“With Alzheimer’s, where my research might play a role is in understanding how and why neurons first start to die. Are they starving?” Landino says. “That is, they can’t metabolize glucose properly because the interactions between the enzymes that process glucose and the microtubules made of tubulin are not functioning properly. Not much is known about this, although it is clear that tau, a protein that normally binds to microtubules, forms neurofibrillary tangles inside cells that we see in Alzheimer’s.”
Landino has received more than $850,000 in grant funding from the National Institutes of Health, enabling her to employ three or four undergraduate researchers full time in the summer. During the academic year, she has had up to 10 undergraduates working in her lab, from freshmen to seniors, each focusing on a crucial piece of research.
“Working in any kind of lab is great for teaching you the value of teamwork,” says Soni Patolia ’17, a double major in chemistry and film and media studies. “Everyone is working on a different thing, but ultimately everyone wants the entire lab to succeed.” Patolia’s work involves growing yeast and extracting tubulins from the cells. “Dr. Landino took a whole day to guide me through the steps and then said, “OK, now you’re on your own.”
As Zuercher adds: “To have that kind of trust from a professor to be on your own, even though we’re undergrads, helps with confidence in all your classes.”
Undergraduates have made vital contributions to Landino’s recent work on reversing oxidative stress. “We’ve started studying how one protein can have some damage, but other proteins can repair it through what we call the redox reaction — oxidation reduction. They exchange electrons,” Landino says. “We’ve published a paper on this using two purified enzymes. The positive/negative interactions had been studied, but now we’ve identified this redox reaction, and so that’s new.”
Landino’s students have found that they’ve learned life skills of value beyond the classroom, including time management. “She also taught us the importance of taking breaks,” Patolia says. “When the clock strikes 4 or 5, she says, ‘OK, you guys need to get out of here.’” And in a field where the gender gap is still very apparent, Landino serves as an important role model for her female students.
For Elizabeth Johnson ’16, her work in the lab has elevated her to the role of teacher. Johnson, who is pursuing degrees in chemistry and biology, spent the summer in Landino’s lab conducting full-time research on fluorescent molecules and how they attach to proteins. The lab had just acquired a new fluorescence instrument, which Johnson learned how to master. “She knows how to use it better than I do,” Landino says. “Now I look at her as a teacher for the other students, not only with this particular instrument, but with her other work.”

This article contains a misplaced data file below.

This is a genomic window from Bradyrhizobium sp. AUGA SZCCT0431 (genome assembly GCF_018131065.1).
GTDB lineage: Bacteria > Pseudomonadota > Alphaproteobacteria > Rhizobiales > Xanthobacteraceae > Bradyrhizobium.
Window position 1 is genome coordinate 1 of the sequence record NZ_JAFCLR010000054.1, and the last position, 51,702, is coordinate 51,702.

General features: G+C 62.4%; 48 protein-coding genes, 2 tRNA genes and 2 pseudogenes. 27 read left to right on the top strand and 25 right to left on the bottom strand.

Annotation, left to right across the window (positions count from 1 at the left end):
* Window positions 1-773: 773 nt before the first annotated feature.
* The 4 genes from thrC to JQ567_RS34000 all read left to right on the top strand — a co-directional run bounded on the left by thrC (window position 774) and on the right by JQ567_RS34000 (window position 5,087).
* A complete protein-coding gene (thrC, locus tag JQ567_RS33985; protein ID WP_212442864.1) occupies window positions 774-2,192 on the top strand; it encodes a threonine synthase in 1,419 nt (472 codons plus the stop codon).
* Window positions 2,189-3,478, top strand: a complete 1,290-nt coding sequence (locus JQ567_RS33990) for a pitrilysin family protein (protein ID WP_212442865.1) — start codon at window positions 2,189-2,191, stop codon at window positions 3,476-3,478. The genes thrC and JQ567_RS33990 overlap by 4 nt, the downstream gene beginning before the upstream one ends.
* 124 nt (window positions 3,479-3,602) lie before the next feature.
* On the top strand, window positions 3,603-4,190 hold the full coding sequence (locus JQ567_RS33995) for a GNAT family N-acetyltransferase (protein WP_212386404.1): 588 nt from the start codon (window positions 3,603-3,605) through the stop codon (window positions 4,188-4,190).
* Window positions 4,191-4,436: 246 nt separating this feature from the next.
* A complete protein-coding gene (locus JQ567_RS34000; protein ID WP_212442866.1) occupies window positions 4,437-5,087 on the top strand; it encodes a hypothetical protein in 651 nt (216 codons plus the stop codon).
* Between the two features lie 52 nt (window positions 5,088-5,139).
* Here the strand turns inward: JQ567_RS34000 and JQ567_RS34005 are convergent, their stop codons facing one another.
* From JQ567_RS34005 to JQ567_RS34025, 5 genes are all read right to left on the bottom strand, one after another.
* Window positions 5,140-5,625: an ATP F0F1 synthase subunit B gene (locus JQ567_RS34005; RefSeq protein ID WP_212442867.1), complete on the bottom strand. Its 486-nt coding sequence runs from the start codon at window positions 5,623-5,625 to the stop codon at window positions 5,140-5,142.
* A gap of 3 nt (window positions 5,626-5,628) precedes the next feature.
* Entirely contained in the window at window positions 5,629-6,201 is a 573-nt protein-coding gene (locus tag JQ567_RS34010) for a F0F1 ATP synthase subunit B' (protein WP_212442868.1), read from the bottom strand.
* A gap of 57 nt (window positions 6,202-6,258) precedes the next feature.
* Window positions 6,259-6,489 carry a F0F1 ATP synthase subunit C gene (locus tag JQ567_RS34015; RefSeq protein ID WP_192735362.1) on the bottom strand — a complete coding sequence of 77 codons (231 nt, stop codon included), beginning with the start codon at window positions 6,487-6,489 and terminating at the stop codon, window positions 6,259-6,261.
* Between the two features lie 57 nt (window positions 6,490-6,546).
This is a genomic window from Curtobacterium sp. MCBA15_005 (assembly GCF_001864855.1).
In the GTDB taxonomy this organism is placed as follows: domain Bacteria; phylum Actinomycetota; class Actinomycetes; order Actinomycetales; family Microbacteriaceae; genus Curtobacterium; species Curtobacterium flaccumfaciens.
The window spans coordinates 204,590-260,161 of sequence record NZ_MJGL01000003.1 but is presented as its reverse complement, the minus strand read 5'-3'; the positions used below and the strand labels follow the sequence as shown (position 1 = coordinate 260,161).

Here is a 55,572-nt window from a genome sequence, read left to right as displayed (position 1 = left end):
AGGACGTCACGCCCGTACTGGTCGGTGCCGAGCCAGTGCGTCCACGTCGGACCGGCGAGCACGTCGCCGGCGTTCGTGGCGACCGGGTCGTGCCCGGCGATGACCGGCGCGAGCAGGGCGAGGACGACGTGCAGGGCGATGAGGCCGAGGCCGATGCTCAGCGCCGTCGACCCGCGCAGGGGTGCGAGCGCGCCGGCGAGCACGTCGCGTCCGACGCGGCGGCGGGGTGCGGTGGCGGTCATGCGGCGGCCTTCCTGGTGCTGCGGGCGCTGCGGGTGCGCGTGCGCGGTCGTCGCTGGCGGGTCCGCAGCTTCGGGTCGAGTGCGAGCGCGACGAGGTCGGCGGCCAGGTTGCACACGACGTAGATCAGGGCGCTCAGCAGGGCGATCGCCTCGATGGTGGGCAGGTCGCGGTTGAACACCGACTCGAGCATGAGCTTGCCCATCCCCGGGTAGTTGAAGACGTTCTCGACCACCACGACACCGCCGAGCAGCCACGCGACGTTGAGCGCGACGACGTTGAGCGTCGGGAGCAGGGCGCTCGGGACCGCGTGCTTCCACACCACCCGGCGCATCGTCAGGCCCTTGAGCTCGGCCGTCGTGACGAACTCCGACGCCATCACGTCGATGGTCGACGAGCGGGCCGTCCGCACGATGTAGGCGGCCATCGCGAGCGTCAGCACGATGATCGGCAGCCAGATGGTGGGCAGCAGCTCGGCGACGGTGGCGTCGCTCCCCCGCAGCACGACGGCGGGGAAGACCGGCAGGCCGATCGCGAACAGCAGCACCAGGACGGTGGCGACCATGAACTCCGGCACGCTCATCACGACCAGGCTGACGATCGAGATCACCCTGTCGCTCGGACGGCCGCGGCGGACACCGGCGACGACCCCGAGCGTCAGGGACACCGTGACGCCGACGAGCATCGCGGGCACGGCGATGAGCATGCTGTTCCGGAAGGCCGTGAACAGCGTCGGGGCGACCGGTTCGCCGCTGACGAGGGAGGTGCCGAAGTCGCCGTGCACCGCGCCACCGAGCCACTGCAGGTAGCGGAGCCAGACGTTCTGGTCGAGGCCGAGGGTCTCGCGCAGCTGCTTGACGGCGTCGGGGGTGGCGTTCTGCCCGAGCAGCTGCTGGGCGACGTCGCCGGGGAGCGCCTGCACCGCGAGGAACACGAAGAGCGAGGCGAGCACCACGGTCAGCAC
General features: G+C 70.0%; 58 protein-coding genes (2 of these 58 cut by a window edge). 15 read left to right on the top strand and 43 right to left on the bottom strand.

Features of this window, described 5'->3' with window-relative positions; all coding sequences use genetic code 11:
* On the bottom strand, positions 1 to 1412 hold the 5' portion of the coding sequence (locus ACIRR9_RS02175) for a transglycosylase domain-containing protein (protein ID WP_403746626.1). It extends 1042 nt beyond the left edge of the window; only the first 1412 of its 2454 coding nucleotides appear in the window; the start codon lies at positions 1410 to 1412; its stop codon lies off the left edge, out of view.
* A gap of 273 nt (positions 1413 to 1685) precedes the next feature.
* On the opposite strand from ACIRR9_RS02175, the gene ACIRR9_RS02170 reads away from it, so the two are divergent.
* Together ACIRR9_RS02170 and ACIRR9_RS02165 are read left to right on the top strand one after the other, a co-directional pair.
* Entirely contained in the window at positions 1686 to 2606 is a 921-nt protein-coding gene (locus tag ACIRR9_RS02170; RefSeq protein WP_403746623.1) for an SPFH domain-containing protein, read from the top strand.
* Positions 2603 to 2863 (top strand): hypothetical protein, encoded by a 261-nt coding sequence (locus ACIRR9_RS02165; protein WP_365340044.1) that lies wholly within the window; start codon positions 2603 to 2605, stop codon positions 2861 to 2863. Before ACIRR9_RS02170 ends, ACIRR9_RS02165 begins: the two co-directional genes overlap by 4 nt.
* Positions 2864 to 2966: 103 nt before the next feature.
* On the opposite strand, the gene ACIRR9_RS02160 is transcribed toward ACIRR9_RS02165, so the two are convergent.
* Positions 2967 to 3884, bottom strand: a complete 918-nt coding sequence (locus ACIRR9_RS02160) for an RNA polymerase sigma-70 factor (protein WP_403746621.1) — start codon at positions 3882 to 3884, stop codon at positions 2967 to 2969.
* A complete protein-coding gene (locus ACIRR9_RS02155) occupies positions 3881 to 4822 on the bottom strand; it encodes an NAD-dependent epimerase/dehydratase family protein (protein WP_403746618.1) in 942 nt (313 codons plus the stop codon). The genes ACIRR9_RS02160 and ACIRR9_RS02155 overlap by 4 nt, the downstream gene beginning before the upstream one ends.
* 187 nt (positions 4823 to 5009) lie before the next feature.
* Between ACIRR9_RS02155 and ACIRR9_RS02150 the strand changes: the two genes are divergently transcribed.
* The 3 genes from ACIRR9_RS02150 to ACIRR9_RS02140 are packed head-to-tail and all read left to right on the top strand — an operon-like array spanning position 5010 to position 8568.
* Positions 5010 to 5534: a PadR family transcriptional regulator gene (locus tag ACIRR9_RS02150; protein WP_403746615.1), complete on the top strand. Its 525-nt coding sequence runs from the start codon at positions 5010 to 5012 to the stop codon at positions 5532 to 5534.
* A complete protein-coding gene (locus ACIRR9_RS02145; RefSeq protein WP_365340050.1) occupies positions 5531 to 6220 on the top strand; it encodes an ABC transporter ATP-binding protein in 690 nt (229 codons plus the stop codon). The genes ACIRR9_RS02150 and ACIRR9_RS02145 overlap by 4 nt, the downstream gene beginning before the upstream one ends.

As Johnson discovered, teaching requires a different set of skills that complement her research, especially breaking down a process into steps. “Things become intuitive, so I’ll find myself going, ‘Oh wait, I have to teach that’ — it’s not a habit for them the way it is for me.”
Like her labmates, Johnson is usually focused on the day-to-day problem-solving involved with her research. As Landino noted: “We’re chemists — what most of us get excited about is understanding interactions at a really fundamental level.” But the bigger picture is always in view.
“Sometimes I’ll start reading a paper to look at a method, and I’ll think about the context. I’ll stop and realize that I’m working on something that could potentially lead to helping people, and that’s awesome,” Johnson says. “It’s definitely a big reason why I want to do science.”
“For our undergrads, it’s very important that they engage, which means to throw yourself into it, heart, mind, spirit, all of it, and do something as a consequence of being educated,” Dennis Manos says.“And the best of all possible worlds for undergrads exposes them to that continuum of individual curiosity up though and including working in multidisciplinary teams, in order to solve the pressing problems that the world agrees we need to get after now.”